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Donut Holes:
Sticky Pieces of Fictionalized Realities 

Matty Stanfield

 
" Me and my friend want you to come over here and get stoned with us. She’s from Jasper. I’m from Planet Claire. I don’t have any money, but you will love me."

Reviewed by Michelle Tandoc-Pichereau

"Sticky pieces of fictionalized realities" is an accurate description for Matty Stanfield's first book. The stories, drawn from the author's experiences, do tend to stick with you after the last page. But like donut holes, they're not quite as filling or as substantial as I'd hoped. 

At 93 pages, Donut Holes is easy enough to digest in one sitting. Stanfield's style is conversational, and he doesn't hold back much. Whether it's about incestuous abuse, masturbating with tube socks and donuts, or cleaning brain stains off the back of a car, Stanfield tells it like he sees it—often with wry humor, honesty and graphic detail. 

It's the book's main strength, but also its shortcoming. Donut Holes feels largely unedited, occasionally giving in to rants, ramblings and typographical errors. In Phone Sex Boy and Quiet Riot, Stanfield spends the first precious paragraphs explaining why he hasn't told the story before. And in the opener, The Dingo Ate My Baby!!!, he recounts a bankruptcy case hearing in which he was being sued by AmEx. Pissed that the AmEx lawyer simply phones in and lies about receiving the necessary documents, he declares: 

"However, at this moment, I am not sure how I feel about the state of affairs in my country; a country run by corporate interests; a place where an empire like Enron can do whatever it wants; a country where the vice-president can shoot his friend and not even bother to visit him in the hospital; a place where war is the leading money maker; a country in which citizens and other human lives are expendable for a buck; a place where I am a second class citizen just by the nature of my sexuality; a society that undervalues women because they are not men; my country of birth; a place where corporate entity can play with your life with a conference call and the judge treats you as if you are a fucking idiot."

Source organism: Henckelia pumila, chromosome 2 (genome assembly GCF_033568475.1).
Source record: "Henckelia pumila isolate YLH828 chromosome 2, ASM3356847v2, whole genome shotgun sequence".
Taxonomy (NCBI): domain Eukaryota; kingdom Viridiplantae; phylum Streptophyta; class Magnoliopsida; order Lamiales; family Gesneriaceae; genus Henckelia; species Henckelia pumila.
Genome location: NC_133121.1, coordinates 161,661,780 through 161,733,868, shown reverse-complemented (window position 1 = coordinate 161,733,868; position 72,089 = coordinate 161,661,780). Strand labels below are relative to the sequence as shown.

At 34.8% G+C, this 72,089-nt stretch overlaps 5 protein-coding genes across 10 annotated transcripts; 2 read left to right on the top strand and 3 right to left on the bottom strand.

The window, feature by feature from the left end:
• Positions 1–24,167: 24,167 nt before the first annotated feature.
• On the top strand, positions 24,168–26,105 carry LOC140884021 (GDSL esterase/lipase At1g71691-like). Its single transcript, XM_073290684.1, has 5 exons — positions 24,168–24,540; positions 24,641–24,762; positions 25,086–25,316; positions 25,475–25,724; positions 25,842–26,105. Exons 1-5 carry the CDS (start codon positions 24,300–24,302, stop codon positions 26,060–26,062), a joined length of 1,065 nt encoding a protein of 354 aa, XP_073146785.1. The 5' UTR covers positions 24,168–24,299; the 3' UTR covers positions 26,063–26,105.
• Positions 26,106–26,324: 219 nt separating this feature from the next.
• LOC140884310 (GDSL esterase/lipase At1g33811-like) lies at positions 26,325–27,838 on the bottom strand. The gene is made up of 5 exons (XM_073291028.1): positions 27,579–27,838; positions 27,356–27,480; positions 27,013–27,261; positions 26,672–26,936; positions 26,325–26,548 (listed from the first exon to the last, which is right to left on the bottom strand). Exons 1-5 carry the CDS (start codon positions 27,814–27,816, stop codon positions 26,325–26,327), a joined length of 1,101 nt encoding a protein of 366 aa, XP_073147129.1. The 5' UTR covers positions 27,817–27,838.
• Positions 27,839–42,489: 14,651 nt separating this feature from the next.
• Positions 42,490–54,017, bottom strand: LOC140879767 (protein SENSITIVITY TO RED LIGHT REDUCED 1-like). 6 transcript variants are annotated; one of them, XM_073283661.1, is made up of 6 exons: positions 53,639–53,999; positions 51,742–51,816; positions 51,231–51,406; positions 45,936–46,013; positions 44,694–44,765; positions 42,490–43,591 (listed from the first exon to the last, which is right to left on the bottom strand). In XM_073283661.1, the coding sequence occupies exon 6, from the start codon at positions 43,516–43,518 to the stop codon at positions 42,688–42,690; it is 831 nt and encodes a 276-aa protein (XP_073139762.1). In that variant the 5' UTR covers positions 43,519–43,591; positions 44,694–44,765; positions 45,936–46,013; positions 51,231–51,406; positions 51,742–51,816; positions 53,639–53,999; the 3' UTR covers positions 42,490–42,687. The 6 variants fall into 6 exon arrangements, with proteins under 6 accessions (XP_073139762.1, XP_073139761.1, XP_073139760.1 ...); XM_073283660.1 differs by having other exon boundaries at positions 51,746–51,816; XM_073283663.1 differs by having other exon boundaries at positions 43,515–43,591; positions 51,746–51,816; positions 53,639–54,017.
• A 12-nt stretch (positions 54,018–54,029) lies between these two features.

The sentiment is strong, but there's no real plot. In fact, the story, like the rest of the ensemble, reads more like an essay. Or, like listening to a friend reminisce about the fucked-up things that he's seen and gone through, in between puffs of weed. Which, admittedly, is perhaps Stanfield's point. 

Aside from the author, the characters in Donut Holes are prostitutes, strippers, drug dealers, junkies and phone sex operators. Stanfield treats them all as both kindred spirits and objects of observation, and writes about them with empathy and a certain sense of detachment. As he says in Conversations with a Stripper: "The bus stop is not too far from one of the many strip clubs in the city. Though seedy, this club has a kind of cool vibe about it. You get the feeling that in a few years these places will most likely be nothing more than a memory. To many, I think that is a good thing, but I kind of like knowing that seedy isn't too far away." 

And because all 15 stories are filtered through the author's own lenses, we never really get to delve deeper into other point-of-views. Again, this seems intentional. 

For me, the best parts happen when Stanfield doesn't over-explain and lets readers do the judging. Not a Word and Giant Spiders, both stories about the abuse he suffered as a child from the hands of his father, stand out in this sense. They make you cringe as you keep on reading. 

Overall, if you're looking for a "gourmet" literary meal with fleshed-out characters, rich plots and measured writing, this book may not be for you. But if you just want to taste a few bite-sized and gritty pieces of someone's life—which can at times make you laugh or make your skin crawl—then by all means, dig in.

 Michelle Tandoc-Pichereau wants to explore the world by foot, pen and lens. Raised in Manila, she lived for a time in Los Angeles before moving to France. A Pushcart Prize nominee and 2008 Sean O’Faolain Short Story Competition finalist, she has stories in places like the Humanist and Southword.
 

Publisher: CreateSpace

Publication Date: 2009

Paperback/Hardback? Paperback

First collection?Yes

Author bio: Matty Stanfield lives in San Francisco. He has just entered his forties and is none too happy about it. Aside from his blog ramblings, this is his first foray into publishing his writings.

Read an interview with Matty Stanfield


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